The ruling on a consent decree sought by the Food and Drug Administration was issued by the Central District of California against VivaCeuticals (dba Regeneca Worldwide) and its owner Matthew A. Nicosia for the continued distribution products containing ingredients that FDA has ruled to be unsafe, including 1, 3-dimethylamylamine (DMAA).
FDA had sent the company a warning letter in 2012 taking the company to task over the presence of DMAA in its products. The company reportedly recalled lots of its RegeneSlim dietary supplement about two years after receiving FDA’s letter. DMAA, also known as 1,3-dimethylamylamine, methylhexanamine, or geranium extract, has been commonly used as a stimulant, pre-workout, and weight loss ingredient in dietary supplement products. FDA has warned that DMAA is potentially dangerous to health as it can narrow blood vessels and arteries, which can cause a rise in blood pressure or other cardiovascular problems such as shortness of breath, arrhythmias, tightening in the chest, and heart attack. It has also decided that the ingredient is synthetic, and not of natural origin, though some formulators claimed it was a derivative of geranium.
But according to FDA’s complaint, the company continued to sell DMAA-containing products after this date. “Despite assurances that Regeneca was correcting violations noted in the warning letter, Regeneca continued to distribute a dietary supplement that was found to contain DMAA,” the agency said in a statement.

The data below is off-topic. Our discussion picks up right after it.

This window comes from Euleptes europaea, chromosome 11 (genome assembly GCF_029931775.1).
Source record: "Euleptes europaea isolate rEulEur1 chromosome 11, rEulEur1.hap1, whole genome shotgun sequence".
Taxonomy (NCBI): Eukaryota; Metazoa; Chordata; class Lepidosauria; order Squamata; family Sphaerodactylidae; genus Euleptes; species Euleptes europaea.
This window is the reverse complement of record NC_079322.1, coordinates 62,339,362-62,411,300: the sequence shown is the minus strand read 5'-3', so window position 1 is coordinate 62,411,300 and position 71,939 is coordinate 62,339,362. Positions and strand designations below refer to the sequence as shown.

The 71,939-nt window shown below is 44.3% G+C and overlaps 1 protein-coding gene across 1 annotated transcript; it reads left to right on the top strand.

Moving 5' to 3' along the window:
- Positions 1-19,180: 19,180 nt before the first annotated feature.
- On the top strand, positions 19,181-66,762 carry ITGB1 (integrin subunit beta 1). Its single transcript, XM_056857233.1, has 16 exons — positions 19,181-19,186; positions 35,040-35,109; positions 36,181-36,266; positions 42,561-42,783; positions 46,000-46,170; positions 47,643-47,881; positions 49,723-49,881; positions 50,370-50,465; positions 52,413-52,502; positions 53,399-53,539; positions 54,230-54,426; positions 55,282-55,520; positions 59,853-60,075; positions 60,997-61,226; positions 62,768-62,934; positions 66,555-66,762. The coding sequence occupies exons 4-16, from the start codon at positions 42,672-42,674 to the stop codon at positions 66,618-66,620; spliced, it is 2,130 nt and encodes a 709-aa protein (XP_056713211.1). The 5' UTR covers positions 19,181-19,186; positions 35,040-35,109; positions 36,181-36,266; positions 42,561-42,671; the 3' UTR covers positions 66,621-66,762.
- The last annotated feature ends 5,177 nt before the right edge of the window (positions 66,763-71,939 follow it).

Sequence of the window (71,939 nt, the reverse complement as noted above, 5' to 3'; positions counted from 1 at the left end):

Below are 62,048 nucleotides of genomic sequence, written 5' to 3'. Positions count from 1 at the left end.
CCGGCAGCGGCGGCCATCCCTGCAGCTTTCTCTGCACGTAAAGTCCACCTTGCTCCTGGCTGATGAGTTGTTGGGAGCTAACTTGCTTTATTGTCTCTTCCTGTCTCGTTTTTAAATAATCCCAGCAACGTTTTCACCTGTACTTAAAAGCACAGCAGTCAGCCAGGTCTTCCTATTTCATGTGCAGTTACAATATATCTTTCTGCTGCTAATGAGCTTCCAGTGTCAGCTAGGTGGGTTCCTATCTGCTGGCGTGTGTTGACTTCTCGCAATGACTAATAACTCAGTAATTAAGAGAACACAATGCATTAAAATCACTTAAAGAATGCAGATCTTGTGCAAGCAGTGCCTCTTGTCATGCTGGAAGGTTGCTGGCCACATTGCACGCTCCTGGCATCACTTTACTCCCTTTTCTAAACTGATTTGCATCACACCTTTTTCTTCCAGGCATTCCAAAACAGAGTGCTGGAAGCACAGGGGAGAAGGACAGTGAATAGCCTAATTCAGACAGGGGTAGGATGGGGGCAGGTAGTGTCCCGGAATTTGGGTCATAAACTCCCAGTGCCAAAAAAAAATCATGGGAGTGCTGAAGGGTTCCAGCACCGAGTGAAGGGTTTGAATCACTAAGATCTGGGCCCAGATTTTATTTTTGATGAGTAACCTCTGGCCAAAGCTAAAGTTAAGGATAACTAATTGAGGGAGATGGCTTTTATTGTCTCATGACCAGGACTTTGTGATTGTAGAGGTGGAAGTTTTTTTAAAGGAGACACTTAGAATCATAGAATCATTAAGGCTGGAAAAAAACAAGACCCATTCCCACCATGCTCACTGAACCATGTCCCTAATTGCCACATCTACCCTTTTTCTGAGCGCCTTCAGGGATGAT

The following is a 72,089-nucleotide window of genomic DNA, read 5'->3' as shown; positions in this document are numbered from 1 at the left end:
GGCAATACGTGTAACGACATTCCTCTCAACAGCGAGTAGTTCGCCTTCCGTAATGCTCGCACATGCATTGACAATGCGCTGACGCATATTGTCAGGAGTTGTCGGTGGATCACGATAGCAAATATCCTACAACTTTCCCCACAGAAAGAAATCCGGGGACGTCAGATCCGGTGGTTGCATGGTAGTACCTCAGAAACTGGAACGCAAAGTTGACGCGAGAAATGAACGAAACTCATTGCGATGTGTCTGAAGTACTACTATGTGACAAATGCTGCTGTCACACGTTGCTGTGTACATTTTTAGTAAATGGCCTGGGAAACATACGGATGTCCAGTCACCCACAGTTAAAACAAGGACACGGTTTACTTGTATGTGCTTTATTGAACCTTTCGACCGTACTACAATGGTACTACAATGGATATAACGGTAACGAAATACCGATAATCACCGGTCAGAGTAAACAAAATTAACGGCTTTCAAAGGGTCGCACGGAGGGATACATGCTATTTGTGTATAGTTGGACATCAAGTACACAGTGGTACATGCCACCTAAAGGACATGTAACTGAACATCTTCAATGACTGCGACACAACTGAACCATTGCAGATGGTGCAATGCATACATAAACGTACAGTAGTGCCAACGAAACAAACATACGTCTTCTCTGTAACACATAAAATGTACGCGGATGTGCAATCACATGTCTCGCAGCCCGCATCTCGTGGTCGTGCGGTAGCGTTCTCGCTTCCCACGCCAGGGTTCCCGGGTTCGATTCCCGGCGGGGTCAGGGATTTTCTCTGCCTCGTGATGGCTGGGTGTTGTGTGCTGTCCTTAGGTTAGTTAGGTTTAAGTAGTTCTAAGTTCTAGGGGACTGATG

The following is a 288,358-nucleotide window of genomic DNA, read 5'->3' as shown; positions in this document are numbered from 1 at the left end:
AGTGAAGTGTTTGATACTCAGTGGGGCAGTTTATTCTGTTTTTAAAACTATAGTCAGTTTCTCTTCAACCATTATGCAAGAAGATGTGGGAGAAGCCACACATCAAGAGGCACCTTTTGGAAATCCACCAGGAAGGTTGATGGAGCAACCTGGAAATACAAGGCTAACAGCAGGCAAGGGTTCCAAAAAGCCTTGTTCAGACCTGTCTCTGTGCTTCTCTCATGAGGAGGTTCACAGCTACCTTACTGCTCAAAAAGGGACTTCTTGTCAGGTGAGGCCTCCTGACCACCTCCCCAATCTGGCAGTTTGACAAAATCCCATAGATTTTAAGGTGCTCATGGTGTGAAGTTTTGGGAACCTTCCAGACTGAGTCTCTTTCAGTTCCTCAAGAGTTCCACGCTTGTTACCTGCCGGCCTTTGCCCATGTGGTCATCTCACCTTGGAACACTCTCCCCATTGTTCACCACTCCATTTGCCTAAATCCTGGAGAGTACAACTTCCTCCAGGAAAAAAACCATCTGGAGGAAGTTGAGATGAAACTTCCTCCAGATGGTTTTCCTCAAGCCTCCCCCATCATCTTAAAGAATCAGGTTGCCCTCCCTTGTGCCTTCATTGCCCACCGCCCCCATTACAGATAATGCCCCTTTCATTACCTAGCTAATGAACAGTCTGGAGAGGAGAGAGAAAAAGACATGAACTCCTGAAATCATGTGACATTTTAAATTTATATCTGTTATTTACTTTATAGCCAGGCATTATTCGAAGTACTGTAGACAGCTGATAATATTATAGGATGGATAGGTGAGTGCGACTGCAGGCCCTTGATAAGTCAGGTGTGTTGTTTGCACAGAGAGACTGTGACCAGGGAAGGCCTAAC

Safe, or unsafe?
Not everyone agrees with FDA’s take on DMAA, although almost all of the major players who were manufacturing or marketing supplements containing the ingredient have gone along with FDA and have removed the ingredient from the market.
The lone above board hold-out on the DMAA front is Norcross, GA-based Hi Tech Pharmaceuticals, which has a number of DMAA products on the market. Hi Tech CEO Jared Wheat has sued FDA over its position on DMAA, and while the agency has declined to comment on a situation that includes ongoing litigation, the status quo seems to be hands-off on Hi Tech’s products while the case winds its way through the courts.
RegeneSlim was distributed through an independent sales force in the US and Puerto Rico and also through online sales. The company could not be contacted for comment on the injunction.
FDA said the consent decree prohibits Regeneca from marketing unapproved new drugs, and adulterated and misbranded dietary supplements. Before Regeneca can resume operations, the company must, among other things, hire good manufacturing practice and labeling experts, implement procedures to comply with good manufacturing practice and labeling requirements and receive written permission from the FDA to resume operations. In addition, the decree requires Regeneca to destroy all remaining products.